We’re publishing lots of information today about how the new scheme will work, and as it gets nearer to the time we’ll make sure that parents get all the simple and straightforward information and advice they need to make the right choices.  For details of today’s announcement go to gov.uk/dpm

I’m determined that every family has the opportunities they need to succeed. So whenever money has become available, I’ve focused on investing in things like childcare. I’ve pushed hard for Government to reform, simplify and modernise our system to help modern families. With many families still facing difficult times, this support will help make your choices easier and your money go further. That’s my commitment to you: to build a fairer, stronger Britain where every child and parent can prosper.

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Let us know what you think about the childcare changes. Leave us a comment or join the chat on Netmums. Visit the Netmums work and childcare section. Find local childcare options on your local Netmums childcare board.

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5 Responses to Childcare changes Q&A with Deputy Prime Minister Nick Clegg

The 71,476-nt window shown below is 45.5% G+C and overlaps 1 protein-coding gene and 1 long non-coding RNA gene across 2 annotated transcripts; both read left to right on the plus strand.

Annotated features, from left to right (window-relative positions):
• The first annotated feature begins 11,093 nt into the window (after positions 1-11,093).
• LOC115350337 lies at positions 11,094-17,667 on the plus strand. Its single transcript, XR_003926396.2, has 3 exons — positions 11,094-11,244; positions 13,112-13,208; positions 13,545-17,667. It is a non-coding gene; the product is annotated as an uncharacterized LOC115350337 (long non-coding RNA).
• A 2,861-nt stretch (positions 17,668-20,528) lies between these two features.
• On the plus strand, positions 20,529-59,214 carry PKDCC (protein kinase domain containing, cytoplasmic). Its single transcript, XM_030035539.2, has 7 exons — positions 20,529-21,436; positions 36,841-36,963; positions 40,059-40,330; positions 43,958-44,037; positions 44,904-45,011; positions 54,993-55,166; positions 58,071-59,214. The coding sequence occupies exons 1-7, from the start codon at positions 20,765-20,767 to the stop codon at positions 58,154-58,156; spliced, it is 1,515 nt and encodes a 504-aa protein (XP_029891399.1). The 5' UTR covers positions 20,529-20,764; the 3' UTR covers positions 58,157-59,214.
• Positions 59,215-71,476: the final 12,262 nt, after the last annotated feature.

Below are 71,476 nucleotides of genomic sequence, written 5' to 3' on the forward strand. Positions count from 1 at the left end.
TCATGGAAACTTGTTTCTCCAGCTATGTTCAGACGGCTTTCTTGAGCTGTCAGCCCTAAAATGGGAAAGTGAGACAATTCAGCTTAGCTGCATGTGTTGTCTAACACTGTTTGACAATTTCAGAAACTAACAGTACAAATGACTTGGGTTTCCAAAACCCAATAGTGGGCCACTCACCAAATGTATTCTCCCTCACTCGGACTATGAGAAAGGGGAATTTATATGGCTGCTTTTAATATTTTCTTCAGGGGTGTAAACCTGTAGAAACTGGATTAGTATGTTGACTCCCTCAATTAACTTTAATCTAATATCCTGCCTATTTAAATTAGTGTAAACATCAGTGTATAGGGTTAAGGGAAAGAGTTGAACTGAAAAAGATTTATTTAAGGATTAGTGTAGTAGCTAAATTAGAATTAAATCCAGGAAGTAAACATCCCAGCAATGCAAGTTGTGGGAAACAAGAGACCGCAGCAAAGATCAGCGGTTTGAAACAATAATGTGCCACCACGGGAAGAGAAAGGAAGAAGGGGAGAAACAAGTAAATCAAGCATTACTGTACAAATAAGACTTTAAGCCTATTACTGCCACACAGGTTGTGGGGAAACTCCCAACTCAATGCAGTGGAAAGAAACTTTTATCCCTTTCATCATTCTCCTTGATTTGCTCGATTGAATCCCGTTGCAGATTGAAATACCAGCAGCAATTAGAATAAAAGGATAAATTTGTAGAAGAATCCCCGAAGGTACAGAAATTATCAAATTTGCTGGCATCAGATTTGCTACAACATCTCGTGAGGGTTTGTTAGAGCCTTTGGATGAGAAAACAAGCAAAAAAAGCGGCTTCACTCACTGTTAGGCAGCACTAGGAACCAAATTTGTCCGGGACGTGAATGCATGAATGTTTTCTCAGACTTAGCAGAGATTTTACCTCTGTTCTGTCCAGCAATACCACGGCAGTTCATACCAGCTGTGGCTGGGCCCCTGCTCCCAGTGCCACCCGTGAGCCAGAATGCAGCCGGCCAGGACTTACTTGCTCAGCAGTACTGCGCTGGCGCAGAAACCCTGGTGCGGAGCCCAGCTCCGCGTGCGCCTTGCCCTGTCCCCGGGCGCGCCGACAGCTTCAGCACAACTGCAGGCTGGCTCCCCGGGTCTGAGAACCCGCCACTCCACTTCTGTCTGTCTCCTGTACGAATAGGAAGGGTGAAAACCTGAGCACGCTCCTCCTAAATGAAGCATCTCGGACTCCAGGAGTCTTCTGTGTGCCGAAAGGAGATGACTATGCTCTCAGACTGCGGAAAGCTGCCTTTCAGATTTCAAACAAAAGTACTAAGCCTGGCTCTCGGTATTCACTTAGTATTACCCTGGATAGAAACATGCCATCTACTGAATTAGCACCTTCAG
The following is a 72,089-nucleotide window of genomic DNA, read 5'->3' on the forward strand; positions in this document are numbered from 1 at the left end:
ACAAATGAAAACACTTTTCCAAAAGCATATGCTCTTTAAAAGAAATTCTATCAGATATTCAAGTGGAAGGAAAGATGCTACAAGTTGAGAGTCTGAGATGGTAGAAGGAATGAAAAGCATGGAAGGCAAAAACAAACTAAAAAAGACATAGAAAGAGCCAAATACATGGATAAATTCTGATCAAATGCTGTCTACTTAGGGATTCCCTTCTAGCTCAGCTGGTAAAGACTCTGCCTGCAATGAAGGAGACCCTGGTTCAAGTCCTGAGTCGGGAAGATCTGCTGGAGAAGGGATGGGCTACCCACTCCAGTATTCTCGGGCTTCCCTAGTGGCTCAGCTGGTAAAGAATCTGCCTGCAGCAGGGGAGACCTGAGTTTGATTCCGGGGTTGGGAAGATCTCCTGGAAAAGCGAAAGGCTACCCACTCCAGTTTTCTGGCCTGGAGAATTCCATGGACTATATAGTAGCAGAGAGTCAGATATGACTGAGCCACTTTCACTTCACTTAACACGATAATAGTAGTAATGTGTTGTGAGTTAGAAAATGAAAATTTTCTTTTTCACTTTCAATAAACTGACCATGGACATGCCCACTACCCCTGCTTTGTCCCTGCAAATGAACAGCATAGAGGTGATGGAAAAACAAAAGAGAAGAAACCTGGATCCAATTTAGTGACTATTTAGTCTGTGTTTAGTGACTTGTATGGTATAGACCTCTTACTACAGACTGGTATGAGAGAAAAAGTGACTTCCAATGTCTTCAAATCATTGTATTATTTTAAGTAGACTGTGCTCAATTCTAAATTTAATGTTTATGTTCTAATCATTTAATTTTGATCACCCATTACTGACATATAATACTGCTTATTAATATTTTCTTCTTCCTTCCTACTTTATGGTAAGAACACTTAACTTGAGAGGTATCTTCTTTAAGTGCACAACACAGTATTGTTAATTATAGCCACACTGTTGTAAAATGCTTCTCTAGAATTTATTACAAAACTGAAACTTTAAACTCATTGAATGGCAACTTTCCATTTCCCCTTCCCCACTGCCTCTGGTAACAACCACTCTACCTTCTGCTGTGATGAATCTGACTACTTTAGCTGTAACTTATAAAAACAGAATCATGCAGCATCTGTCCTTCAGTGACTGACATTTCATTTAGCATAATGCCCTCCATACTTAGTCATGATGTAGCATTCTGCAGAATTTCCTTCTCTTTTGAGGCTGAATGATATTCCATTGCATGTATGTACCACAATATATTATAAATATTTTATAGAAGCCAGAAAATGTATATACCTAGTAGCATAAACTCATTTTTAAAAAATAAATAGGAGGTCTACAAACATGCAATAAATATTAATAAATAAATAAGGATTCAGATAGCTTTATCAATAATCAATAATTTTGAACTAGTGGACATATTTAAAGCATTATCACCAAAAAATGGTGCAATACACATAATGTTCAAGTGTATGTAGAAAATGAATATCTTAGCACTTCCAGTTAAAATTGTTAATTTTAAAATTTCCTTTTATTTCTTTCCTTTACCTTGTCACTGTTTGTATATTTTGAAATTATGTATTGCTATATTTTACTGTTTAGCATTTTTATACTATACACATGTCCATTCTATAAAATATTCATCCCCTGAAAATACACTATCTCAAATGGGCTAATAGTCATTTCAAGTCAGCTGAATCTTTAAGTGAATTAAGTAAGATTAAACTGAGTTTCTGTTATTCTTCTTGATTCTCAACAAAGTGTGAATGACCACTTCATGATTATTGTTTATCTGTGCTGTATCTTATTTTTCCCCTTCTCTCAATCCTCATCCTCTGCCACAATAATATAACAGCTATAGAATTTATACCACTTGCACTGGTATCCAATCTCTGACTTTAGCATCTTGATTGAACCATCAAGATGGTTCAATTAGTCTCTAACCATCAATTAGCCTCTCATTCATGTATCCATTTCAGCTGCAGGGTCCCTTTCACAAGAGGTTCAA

1. Pingback: Budget 2014 - what to expect and what would you like to see?

  2. Pingback: Nick’s Netmums Q & A on childcare

  3. Pingback: Nick’s Netmums Q & A on childcare

  4. Rob says:

    Isnt all of this hiding a big eleohant in the room?

    The UKs Mat and Pat leave regulations are assively out of date and need to be extended so that working parents can spend more time caring for their children rather than paying for someone else to do it?

    In Sweeden I believe that both mum and dad are able to take a max of 16months off each at 80% pay and the time can be staggered and doesnt have to commence from birth.

    This typicalky sees both mum and dad taking 11months each to care for their kids…and yet Sweeden was still a lower child care cost than the UK in 2012.

    I know the UK is not half as Social in a political sense but surely we can afford dads more than 1 week on full pay then a second on a massively reduced rate??

    Situation isnt that great for mums either.